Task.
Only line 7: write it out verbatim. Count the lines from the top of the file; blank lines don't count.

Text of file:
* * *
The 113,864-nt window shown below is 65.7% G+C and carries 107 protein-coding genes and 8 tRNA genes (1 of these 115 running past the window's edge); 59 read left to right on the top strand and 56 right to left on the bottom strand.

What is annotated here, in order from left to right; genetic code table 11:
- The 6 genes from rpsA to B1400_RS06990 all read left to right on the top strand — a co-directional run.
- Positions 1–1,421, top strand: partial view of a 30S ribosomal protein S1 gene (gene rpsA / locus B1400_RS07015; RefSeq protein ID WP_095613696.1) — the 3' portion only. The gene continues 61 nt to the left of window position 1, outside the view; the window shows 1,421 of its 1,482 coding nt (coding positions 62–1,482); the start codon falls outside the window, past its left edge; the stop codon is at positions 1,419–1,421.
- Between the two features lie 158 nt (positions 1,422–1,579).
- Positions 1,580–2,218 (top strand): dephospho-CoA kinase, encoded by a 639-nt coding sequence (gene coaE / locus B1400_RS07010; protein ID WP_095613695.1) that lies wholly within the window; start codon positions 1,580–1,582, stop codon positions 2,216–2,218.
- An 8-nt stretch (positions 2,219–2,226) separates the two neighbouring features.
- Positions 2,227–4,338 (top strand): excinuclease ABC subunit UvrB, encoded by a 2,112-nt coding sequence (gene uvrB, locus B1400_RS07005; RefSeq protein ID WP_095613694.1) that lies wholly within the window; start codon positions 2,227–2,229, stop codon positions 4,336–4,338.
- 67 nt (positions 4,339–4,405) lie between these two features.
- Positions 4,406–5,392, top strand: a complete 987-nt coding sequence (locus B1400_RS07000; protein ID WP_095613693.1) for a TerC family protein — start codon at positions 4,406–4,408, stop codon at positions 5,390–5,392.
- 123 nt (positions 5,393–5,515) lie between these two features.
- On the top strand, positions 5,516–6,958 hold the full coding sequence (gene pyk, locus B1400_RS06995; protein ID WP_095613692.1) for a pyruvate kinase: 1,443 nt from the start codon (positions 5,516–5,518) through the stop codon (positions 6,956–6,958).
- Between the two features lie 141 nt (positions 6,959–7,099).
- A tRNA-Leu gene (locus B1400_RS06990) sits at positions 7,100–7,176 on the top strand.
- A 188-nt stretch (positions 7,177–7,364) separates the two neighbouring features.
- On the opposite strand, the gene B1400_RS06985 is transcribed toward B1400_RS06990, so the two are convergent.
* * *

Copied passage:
- An 8-nt stretch (positions 2,219–2,226) separates the two neighbouring features.